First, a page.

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The Governments of the United States and Singapore on November 22, 2005 signed an historic agreement renewing their joint commitment to work together to prevent and respond to pandemic influenza and other emerging diseases in Southeast Asia. The document provides for the operation of the Regional Emerging Diseases Intervention (REDI) Centre, and follows an earlier Memorandum of Understanding between the Singapore Ministry of Health and the U.S. Department of Health and Human Services (HHS) pledging to cooperate on a range of health issues, in particular emerging infectious diseases such as Severe Acute Respiratory Syndrome (SARS) and avian influenza.

President George W. Bush and Prime Minister Goh Chok Tong initially announced their joint commitment at the 2003 APEC Leaders’ Meeting. The REDI Centre was officially opened on May 24, 2004 at Singapore’s Biopolis hub for biomedical research.

"This is an important step in building a global network of surveillance that will help us detect disease outbreaks before they spread so we can better protect the American people and people all over the world," HHS Secretary Mike Leavitt said. "It is a timely agreement, given the urgency of our efforts to prepare for a global pandemic, and it supports President Bush's aims in bringing together nations of the world in the International Partnership on Avian and Pandemic Influenza to address this worldwide threat."

The agreement establishes the REDI Centre as an international organization with a Governing Board and Scientific Advisory Group to accomplish the following:

Extend the perimeter of defence for emerging infectious diseases and health security threats.
Widen the international network for research in emerging infectious diseases.
Translate the findings of research into improved public health.

In the near future, the REDI Centre will be working with neighbouring countries to provide advice and consultation to address the avian influenza situation in Southeast Asia, specifically responding to requests for assistance from Indonesia and Vietnam, and addressing concerns about infection control in hospitals in Vietnam, Cambodia, and Laos.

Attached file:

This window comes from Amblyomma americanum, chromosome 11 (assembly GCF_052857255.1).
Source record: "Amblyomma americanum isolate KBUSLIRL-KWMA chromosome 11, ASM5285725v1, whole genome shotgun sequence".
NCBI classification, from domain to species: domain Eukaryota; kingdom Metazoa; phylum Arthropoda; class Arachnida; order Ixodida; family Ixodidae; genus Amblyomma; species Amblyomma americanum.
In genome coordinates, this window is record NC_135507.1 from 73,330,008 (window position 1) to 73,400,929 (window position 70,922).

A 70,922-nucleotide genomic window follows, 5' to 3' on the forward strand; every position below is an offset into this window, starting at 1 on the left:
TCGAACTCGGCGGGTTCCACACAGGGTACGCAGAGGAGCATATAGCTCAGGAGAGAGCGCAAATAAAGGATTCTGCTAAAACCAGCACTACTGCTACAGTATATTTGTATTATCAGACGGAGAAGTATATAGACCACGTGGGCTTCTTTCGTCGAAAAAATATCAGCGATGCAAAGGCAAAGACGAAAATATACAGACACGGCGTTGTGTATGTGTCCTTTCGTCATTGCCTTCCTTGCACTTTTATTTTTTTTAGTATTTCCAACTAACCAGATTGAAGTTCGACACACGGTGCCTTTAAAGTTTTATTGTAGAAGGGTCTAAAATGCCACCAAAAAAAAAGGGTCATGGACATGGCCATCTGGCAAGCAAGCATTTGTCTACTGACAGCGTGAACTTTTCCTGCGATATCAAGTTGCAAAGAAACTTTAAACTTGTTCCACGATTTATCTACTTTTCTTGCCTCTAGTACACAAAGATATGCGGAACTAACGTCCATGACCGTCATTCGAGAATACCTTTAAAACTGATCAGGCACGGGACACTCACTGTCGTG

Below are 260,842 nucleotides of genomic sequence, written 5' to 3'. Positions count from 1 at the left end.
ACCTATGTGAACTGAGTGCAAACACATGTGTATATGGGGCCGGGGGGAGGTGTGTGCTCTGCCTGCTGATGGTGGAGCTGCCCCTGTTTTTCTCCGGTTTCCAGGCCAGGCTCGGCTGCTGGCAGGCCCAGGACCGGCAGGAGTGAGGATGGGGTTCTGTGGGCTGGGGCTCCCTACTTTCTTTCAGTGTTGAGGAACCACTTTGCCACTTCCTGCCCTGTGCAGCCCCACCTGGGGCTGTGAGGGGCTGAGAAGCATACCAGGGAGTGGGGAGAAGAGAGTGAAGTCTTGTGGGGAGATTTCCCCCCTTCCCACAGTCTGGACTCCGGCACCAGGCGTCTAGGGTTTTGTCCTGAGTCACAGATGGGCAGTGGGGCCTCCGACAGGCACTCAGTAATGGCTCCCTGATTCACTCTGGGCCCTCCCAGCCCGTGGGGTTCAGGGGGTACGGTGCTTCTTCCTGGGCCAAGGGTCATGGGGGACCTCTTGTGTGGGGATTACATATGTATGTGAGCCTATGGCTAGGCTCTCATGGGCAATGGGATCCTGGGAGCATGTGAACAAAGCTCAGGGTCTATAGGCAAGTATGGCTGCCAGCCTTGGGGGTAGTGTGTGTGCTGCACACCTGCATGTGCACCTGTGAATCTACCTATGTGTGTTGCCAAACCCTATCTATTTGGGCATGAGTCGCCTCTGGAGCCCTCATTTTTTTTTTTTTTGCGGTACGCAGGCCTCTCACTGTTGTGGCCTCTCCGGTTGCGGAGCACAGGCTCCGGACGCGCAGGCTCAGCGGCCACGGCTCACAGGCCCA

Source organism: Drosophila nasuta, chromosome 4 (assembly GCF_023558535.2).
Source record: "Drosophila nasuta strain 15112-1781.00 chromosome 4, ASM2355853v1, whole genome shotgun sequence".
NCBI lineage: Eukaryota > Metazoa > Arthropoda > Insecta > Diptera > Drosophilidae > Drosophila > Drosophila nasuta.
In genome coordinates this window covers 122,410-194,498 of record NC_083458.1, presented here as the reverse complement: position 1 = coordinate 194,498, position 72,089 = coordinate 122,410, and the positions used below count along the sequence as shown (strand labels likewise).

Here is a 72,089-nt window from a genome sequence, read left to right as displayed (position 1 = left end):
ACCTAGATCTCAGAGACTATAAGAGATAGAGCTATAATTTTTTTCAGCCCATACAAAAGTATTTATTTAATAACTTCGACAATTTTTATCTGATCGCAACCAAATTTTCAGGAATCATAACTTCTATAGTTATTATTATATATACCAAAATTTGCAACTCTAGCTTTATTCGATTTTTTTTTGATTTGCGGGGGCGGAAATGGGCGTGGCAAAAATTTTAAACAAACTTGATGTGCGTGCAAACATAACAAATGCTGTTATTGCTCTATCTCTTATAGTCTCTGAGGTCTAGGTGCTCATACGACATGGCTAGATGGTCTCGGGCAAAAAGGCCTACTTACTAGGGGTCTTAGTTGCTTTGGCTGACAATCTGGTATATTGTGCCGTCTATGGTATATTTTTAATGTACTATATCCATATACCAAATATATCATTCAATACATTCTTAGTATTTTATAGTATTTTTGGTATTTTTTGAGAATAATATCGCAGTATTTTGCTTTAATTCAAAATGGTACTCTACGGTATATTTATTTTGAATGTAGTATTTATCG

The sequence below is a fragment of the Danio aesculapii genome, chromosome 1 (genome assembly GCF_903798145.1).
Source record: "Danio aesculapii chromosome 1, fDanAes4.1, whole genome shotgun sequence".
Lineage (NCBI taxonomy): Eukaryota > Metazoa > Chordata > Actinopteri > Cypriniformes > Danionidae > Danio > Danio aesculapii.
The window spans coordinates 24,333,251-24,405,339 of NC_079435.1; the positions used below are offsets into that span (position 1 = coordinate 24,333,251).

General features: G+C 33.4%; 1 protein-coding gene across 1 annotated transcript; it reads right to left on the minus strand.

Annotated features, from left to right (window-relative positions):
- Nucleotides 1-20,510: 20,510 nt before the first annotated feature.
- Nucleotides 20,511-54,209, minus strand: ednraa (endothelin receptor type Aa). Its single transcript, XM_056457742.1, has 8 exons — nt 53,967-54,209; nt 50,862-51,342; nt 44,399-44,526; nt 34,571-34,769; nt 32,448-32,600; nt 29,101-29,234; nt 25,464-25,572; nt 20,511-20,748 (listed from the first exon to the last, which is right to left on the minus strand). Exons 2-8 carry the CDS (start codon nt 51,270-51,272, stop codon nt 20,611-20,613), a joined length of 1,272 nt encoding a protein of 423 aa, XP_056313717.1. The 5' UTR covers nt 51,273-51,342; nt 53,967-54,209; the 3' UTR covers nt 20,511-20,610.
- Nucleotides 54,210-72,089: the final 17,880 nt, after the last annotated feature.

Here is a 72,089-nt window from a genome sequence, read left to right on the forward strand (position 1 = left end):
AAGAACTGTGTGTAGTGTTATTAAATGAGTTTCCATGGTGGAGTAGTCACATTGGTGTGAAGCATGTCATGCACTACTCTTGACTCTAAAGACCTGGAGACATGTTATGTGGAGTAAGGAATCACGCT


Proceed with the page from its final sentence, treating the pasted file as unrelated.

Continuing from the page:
Some of the projects include collaboration with Argonne National Laboratory and other US and Singapore agencies to conduct a 5-day workshop on public health emergency preparedness. The programme endorsed by the APEC Health Task Force, is aimed at promoting integrated emergency preparedness for communicable disease outbreaks within and among participant economies to enhance security. In addition, the REDI Centre and MOH are working on three technical assistance training courses offered to our Indonesian neighbours on infection control, outbreak response and laboratory techniques.

“The threat of an outbreak of pandemic influenza is real. An influenza virus strain with potential to cause a pandemic of human disease could emerge with little or no warning and in almost any part of the world,” Secretary Leavitt said. “We cannot afford to ignore this threat, and we are pleased to be working with Singapore, as part of our international pandemic preparedness and response efforts.”

29 NOVEMBER 2005

For any media queries, please contact:

Embassy of The United States of America, Singapore
Valerie Fowler
Public Affairs Officer
DID: 6476-9265 / mobile: 9112-7115

The Ministry of Health, Singapore
Bey Mui Leng
Assistant Director, Media Relations
DID: 6325 1749 / 9735 8617

Nikole Lee
Media Relations Executive
DID: 6325 9174 / mobile: 9824 5058

Background information on REDI Centre

The REDI Centre officially opening in May 2004 to provide early warnings on any impending infectious disease outbreak or bioterrorist threat in the region, especially those with potential for international spread. The joint facility with the US would enable us to leverage on the US CDC’s experience and expertise in surveillance and control of communicable disease outbreaks.

The Governing Board and Scientific Advisory Group of the REDI Centre includes HHS representatives from the National Institutes of Health, the Centres for Disease Control and Prevention, the Food and Drug Administration, the National Vaccine Program Office, and the Office of Global Health Affairs of the U.S. Department of Health and Human Services, along with Singaporean representatives from the Ministry of Health, the Biomedical Research Council, the National University of Singapore, the Health Sciences Authority, and the Genome Institute of Singapore in Singapore.

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